You’ve seen the tweets: some personal news, followed by a Publishers Marketplace screenshot containing the phrase “based on their viral article.” Sometimes, rather than a direct correlation between the deal and the viral essay, the announcement may read “writer of viral personal essays,” or “host of the viral podcast.” (The definition of viral is left for the reader to determine.)
Traditional publishing, among the slowest of all media, and social media, the quickest, are working together more often. A search of the Publishers Marketplace database for the word “viral” turned up 14 non-fiction books in the first five months of 2019. Seven were sold from viral articles, and six were sold on the basis of another “virality”—for instance, a viral photo or a viral Facebook broadcast. In comparison, 11 books were sold in conjunction with viral media in all of 2018, six based on articles and four on other online media (including a “viral cooking technique”).
Digital media is not an industry known for its profitability. However, the uptick in publisher interest in viral work indicates a hope that publishing can capitalize on an internet-tested zeitgeist: presumably, publishers believe that those viral articles will turn into bestselling books. Is this a legitimate hypothesis? Can publishers forge a solid link between the fast pace of the internet and the very slow business of book publishing? What can authors hoping to garner a book deal learn from this newfound interest in virality?
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In November 2018, BuzzFeed launched a month-long “Detox your Thoughts” challenge with cognitive behavioral advice by Dr. Andrea Bonior. Three months later, publisher Chronicle Prism bought a book based on Bonior’s effort at auction. Bonior found the virality that lies behind the book contract comforting—“it felt like the topic was something that people were really wanting and needing,” she says. Her book is due this summer—a notably faster turnaround than most book contracts, perhaps an indication that publishers would like to capitalize on the zeitgeist before it fades.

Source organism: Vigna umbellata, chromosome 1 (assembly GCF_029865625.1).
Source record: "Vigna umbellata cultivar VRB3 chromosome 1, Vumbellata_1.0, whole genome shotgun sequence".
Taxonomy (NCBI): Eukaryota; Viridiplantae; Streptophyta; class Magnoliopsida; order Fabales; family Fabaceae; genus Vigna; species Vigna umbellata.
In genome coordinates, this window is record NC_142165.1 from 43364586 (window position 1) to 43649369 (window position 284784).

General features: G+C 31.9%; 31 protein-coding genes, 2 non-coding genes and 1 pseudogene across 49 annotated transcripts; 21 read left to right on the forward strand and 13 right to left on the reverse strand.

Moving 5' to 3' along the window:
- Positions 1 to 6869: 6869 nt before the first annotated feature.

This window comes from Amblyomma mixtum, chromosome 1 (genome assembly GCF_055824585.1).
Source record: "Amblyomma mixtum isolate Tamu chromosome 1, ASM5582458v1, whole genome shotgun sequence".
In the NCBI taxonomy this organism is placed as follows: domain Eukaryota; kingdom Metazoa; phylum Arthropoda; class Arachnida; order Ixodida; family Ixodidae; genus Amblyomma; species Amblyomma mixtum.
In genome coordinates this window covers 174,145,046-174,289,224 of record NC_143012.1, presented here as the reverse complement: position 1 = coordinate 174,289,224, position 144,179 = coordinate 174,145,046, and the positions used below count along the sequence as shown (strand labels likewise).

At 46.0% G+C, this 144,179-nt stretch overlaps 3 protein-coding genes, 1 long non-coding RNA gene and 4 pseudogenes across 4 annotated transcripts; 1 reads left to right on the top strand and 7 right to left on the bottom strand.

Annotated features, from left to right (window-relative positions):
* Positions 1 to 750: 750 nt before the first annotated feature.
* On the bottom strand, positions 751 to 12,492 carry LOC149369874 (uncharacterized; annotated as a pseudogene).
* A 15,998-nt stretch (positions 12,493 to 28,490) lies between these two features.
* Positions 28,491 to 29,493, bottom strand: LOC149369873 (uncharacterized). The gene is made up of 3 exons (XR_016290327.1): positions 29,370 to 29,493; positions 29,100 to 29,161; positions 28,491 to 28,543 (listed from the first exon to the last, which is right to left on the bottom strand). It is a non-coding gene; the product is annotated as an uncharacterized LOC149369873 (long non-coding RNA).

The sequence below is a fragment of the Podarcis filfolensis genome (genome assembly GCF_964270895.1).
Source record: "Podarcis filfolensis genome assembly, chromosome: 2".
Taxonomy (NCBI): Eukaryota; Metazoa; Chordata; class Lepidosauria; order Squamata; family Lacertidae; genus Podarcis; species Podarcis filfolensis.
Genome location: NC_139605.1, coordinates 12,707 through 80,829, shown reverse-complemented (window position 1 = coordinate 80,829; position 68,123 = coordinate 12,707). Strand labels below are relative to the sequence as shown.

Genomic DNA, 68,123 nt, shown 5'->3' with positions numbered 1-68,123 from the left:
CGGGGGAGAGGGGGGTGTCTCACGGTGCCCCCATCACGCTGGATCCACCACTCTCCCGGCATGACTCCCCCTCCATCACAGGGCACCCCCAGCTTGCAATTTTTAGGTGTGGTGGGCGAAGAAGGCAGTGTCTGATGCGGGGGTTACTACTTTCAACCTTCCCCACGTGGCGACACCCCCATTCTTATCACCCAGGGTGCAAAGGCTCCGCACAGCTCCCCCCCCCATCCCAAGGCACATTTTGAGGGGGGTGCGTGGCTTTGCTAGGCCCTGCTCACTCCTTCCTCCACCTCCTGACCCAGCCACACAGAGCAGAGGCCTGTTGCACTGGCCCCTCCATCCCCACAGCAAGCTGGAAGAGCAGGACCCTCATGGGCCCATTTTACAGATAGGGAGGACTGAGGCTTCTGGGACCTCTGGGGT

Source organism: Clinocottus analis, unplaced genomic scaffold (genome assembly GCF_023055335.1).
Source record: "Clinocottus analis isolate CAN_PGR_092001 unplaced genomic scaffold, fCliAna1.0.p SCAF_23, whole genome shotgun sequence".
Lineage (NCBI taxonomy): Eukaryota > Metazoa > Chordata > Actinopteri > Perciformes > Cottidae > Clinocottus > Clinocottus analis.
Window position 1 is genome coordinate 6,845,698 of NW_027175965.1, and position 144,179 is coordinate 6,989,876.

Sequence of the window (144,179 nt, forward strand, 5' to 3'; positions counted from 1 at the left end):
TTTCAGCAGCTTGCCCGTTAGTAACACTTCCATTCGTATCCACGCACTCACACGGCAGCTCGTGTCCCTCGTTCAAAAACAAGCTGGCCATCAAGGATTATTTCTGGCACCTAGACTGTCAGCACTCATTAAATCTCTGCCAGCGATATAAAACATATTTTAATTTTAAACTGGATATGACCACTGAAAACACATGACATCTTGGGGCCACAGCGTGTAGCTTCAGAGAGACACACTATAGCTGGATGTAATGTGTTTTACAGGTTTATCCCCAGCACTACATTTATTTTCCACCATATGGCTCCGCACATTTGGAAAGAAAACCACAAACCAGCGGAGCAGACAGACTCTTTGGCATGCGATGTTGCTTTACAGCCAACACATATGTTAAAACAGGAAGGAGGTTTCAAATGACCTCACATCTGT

But it’s best to see virality as an origin point rather than a guarantee of book success, says Leigh Stein, whose 2014 BuzzFeed article “Piecing Together My Abusive Ex-Boyfriend’s Final Summer” was the basis for her memoir The Land of Enchantment.
“It’s definitely a launchpad and not something you can translate into book sales,” Stein, who also teaches a course on using online writing to build a career, says. “What could I do? Say, ‘Thanks for reading my article, please join my mailing list,’ and months later send a link to my book? If they read the essay, do they even want to buy the whole book? Maybe not.”
Authors frequently gripe that they don’t get enough support from their publishers, either during the writing process or else when it comes to marketing their work. But the support problem seems more marked for writers who are signed up in the heat of a viral moment. One author, who did not want to be named for fear of jeopardizing future writing work, put it simply: “Don’t expect much from publishers.”
It seems like publishers are trying to capture success from these glinting moments of optimism. Good luck. But, then again, what other option is there?
Virality, for some publishers, might indicate a built-in audience, which means that they can pass some of the responsibility for publicity to authors. It’s become common practice for agents and editors to discuss a writer’s “social media footprint”—which usually means Twitter following—when debating whether to offer them representation or a deal.
But it’s a flawed plan, according to one agent who who requested anonymity to speak critically of publishers. “Stuff goes viral all the time for reasons that have nothing to do with the quality of the work,” the agent says, “let alone the feasibility of stretching that content into a book, or the ability on a publisher’s part to translate that viral interest into sales.”
“Going viral means a story or an essay has an appeal to a certain lowest common denominator,” book critic Christian Lorentzen says, “something basic that a lot of people relate to or want to know about. But viral stories also tend to be free and morsel-sized, so cost and time aren’t obstacles to gaining a very wide audience. Once you have to lay out twenty bucks and spend a couple of days reading a whole book—the audience who does that wants something that’s more than basic.”
And even if a book offers a broader experience if they do, what is popular on Twitter—a platform on which 80 percent of messages are written by 10 percent of users, or about 30 million people—might not resonate outside of it.
“It seems like publishers are trying to capture success from these glinting moments of optimism,” Jeremy Gordon, book critic and culture editor at The Outline, says. “Good luck. But, then again, what other option is there?”
Ultimately, the viral book industry is a new attempt at the oldest game in publishing—to predict what will make for a bestseller, with the least possible risk. It’s not yet clear how strong an indicator of sales virality is. But for writers, it seems a wave worth riding.
“I don’t see too many cons, at least not for the writer,” Giancarlo Ditrapano, an independent publisher, says. “If they write a good book and get a big check, then awesome. If the write a shit book and get a big check, still kinda awesome. Not as awesome by a mile, but still.”
NEW AT CJR: Former reporter creates ‘Rate My Professor’ for newsroomsBecca Schuh is cofounder of Triangle House Review. Her work has appeared in Bookforum and Electric Literature, among other outlets.